Heavenly Green Hell – Do: Excursions, fitness and travel

Before the tourists arrive, Francis Vaz (38) draws patterns on his face, puts on the parrot feather headdress and puts on a loincloth. A strip of cloth hangs down from the navel, and freshly cut twigs cover the elongated back. “I am the head of the community of the town of Cipia. In the Tucan language, that means ‘happy people’”, says the Brazilian.

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Vaz and his 40-member tribe have set fire to bowls of tree sap in the palm-roofed meetinghouse. The smell is reminiscent of incense. They make music and dance by the light of the fire. The instruments are self-made: the cane panpipes provide the melody, the shells of seeds sound on the ankles. “People get paid for the show, it’s their main source of income. They used to be hunters, fishermen and gatherers,” says Peter Hagnauer (59). The tour guide, who comes from Switzerland, accompanies the trip and translates from Portuguese English doesn’t get you very far in the Amazon region.


get there

I fly with Lufthansa far frankfurt after Sao Paulo, www.lufthansa.de. Continue with Latam after manaus in brazilian junglewww.latamairlines.com.

river crossing

The trips in “La Jangada” in the German-speaking countries are organized exclusively by the organizer from Berlin. Learning Idea Adventure Travel offered. A 6-day Amazon River cruise can be combined with visits to Rio de Janeirotowards marshland and Iguazú Falls. The 18 day journey”river crossing Amazonica” costs from 7420 euros per person including flights. The Great Expedition “1000 Miles in the Amazon” from to manaus to/from Tabatinga cost as 16 days trip with 13 days river crossing from 6620 euros per person flights included.

More information under Tel. 030 / 786 00 00 or online at www.lernidee.de.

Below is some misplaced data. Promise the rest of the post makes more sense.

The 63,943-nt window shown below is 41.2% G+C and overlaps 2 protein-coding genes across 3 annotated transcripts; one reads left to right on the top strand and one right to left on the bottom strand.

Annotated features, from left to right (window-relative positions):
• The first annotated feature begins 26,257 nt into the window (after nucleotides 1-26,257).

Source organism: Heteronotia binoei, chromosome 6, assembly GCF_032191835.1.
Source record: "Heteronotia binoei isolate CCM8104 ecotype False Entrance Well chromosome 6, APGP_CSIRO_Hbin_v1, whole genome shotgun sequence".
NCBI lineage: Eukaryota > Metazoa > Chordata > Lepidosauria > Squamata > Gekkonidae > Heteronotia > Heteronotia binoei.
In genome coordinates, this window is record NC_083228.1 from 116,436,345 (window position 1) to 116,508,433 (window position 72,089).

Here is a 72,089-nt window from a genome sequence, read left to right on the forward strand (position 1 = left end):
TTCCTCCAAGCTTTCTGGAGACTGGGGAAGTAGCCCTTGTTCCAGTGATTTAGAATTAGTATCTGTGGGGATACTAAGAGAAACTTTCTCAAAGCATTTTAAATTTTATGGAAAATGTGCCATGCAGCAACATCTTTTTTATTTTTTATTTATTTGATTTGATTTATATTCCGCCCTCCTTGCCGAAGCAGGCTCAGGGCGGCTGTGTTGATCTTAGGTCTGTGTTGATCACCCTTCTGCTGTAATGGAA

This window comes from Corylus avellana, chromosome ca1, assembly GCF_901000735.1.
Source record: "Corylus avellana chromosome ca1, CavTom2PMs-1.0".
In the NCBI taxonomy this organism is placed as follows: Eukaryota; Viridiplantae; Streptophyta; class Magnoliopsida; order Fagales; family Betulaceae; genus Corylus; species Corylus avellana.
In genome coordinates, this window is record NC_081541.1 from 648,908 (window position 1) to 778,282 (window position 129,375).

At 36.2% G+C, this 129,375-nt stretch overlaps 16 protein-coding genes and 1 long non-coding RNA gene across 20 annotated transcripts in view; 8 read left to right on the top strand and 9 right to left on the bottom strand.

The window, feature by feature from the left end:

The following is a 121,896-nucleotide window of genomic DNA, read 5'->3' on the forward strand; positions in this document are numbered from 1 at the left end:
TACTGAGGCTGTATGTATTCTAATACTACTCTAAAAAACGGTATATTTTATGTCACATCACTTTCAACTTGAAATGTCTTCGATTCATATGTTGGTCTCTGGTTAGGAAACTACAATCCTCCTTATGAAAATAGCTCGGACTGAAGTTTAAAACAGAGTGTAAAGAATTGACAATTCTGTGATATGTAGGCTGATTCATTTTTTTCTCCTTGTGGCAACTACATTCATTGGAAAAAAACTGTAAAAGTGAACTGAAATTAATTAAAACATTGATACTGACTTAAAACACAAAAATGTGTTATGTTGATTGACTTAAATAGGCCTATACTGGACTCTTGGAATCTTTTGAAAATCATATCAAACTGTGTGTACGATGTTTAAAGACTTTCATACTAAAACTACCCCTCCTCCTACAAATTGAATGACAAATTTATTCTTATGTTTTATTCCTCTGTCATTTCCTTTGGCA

Larger cruise ships also use it. Amazon: eg B the “Hanseatic Spirit”, 18-day cruise, in March 2023 from 12,940 euros p. P., www.hl-cruises.com.

General information

Brazilian Tourism Council, www.visitbrasil.com/en/. South

The town of Cipia is a good hour’s speedboat ride down the Rio Negro from Manaus. The people here maintain their old traditions and yet have made it to the 21st century. “Every day I wear shorts, a T-shirt and flip-flops,” says Francis Vaz, “just the necklace, I always have it on.” He proudly says that he personally pulled all eleven threaded alligator teeth from the animals. he killed.

“It was good, but the food did not taste good”

Former chief Domingo Vaz (60) also dressed in a traditional way for the visit. Vaz senior is happy with the visitors from Europe and tells how he himself flew over the Atlantic Ocean in 2016. “We were invited to Paris by a French anthropologist. It was nice, but the food did not taste good, “says Vaz junior. “There were no hot sauces or cassava flour, “adds his father.

Four years ago, the tribal leader passed the job on to his eldest son. Since 1992 there has been equality in the jungle, so Francis Vaz’s first-born daughter, Minon, can eventually be boss, if she so desires. At the moment, the 15-year-old continues to go to school and, like the other children, is picked up by the school boat at 5 in the morning.